European stock markets have fallen sharply in early trading Monday on fears that the loss of a Malaysian airliner over eastern Ukraine will lead to a further deterioration in relations between Russia and the West.
Meanwhile, oil prices have shot higher on revived fears of a disruption of supplies from Russia, the world’s largest oil producer, and the source of a quarter of Europe’s natural gas demand.
The front-month Brent crude oil futures contract was at $103.79 early Friday in Europe, up nearly $4/barrel from its level before flight MH17 crashed just north of Donetsk, where fighting between governments forces and rebels is intense.
Ukraine’s President Petro Poroshenko has claimed the aircraft was shot down by pro-Russian separatists, while Vice-President Joe Biden said the plane was “blown out of the sky”. The rebels have said they don’t have weaponry capable of hitting high-flying planes.
The Russian stock market fell most sharply, the benchmark MICEX index falling 1.3% by lunchtime in Moscow to its lowest level in nearly two weeks. The market had already fallen heavily on Thursday, after the U.S. and E.U. imposed a fresh set of sanctions, with the U.S. for the first time directly targeting companies and banks of strategic importance to the Russian economy.
The ruble, however, remained relatively stable and at midday in Moscow was only 0.6% lower against the dollar, relative to its level immediately before the crash was reported.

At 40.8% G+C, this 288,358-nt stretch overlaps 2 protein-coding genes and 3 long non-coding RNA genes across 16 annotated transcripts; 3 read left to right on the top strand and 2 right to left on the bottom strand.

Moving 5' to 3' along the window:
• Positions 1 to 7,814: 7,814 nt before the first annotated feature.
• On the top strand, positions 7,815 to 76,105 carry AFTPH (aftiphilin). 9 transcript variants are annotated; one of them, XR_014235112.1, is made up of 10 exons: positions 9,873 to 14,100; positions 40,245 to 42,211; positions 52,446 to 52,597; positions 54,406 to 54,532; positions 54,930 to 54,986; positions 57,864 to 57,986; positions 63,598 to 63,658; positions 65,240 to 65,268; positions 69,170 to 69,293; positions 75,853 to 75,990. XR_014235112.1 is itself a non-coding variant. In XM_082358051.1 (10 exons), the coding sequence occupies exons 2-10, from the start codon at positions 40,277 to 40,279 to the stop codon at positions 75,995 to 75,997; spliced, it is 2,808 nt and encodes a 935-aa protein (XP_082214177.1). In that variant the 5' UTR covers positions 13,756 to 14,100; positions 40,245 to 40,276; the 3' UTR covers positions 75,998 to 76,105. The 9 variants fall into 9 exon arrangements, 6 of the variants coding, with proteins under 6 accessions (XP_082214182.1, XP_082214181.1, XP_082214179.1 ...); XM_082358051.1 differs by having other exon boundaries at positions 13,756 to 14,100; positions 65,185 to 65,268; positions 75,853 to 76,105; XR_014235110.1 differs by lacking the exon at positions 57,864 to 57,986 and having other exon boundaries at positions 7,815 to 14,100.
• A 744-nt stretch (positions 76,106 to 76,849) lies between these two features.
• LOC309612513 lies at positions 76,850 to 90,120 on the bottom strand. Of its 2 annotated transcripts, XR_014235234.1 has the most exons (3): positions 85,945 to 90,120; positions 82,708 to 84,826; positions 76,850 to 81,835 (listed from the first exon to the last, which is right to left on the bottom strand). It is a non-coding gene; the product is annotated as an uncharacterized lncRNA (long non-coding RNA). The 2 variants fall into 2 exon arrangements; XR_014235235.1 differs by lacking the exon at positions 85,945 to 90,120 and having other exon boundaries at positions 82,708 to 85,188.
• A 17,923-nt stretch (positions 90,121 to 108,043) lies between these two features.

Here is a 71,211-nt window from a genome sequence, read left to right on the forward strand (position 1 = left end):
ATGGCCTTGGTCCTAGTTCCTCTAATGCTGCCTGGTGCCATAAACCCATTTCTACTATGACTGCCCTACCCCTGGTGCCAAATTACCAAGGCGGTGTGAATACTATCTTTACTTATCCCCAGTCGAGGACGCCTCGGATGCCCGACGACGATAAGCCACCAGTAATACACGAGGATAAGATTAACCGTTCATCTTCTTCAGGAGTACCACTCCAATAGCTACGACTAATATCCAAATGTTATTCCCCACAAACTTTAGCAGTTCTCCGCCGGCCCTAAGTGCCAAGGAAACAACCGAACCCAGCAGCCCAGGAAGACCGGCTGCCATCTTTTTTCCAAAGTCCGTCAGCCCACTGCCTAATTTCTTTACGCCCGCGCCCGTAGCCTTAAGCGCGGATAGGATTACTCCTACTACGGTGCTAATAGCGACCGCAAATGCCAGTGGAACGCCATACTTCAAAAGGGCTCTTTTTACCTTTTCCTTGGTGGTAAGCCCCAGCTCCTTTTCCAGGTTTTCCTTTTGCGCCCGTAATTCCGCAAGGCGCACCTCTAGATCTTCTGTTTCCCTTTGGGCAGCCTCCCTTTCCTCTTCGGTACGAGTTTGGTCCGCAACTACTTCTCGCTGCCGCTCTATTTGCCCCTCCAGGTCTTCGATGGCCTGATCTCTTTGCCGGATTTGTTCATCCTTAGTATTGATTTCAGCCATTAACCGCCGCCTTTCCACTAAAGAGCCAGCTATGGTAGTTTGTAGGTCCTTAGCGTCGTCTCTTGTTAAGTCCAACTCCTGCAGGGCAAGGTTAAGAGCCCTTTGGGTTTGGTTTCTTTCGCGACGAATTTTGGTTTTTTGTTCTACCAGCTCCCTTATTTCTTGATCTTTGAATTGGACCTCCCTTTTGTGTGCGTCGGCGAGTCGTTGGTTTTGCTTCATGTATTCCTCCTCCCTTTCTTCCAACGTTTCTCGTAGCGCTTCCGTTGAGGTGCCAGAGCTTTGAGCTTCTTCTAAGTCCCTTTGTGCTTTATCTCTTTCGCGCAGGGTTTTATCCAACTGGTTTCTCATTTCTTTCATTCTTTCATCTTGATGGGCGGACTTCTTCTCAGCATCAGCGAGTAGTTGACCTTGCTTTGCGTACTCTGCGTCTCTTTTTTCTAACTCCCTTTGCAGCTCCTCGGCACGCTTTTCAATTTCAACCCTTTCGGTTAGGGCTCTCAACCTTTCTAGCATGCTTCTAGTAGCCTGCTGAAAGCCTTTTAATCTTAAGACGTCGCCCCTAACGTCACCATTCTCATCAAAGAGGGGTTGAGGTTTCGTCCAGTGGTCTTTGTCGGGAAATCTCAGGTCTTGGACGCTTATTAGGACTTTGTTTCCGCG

The Euro Stoxx 600 index, which comprises eurozone blue-chips, and the UK’s FTSE-100 were both down 0.3% in early trading. Shares of the big Stocks in airlines and reinsurance companies were under-performing.
By contrast, safe-haven instruments such as German government bonds were higher. pushing yields to within touching distance of a new record low. By mid-morning in Frankfurt, the yield on the benchmark 10-year Bund was at 1.16%, only 0.02 percent off the all-time low of 1.14% it hit late Thursday.
“It’s going to be a nervous time ahead while we await further developments but this feels like a big geopolitical blow for financial markets,” Deutsche Bank strategist Jim Reid said, pointing to the poisonous atmosphere of mutual recriminations between the two sides of the Ukrainian conflict, and their backers in Moscow and in western capitals.
Overnight, Asian stocks had put in a mixed performance, due to strength in China, but the benchmark Malaysian index had fallen 0.6%, with Malaysian Airline System Berhad, the operator of the downed plane, falling 8.9% after its second disaster in only four months.
Its shares are now down 23% over the last year, and the crash is likely to add to rumors that the airline, which has lost money in each of the last three years, will be delisted so that the state, which has majority control, can restructure it thoroughly.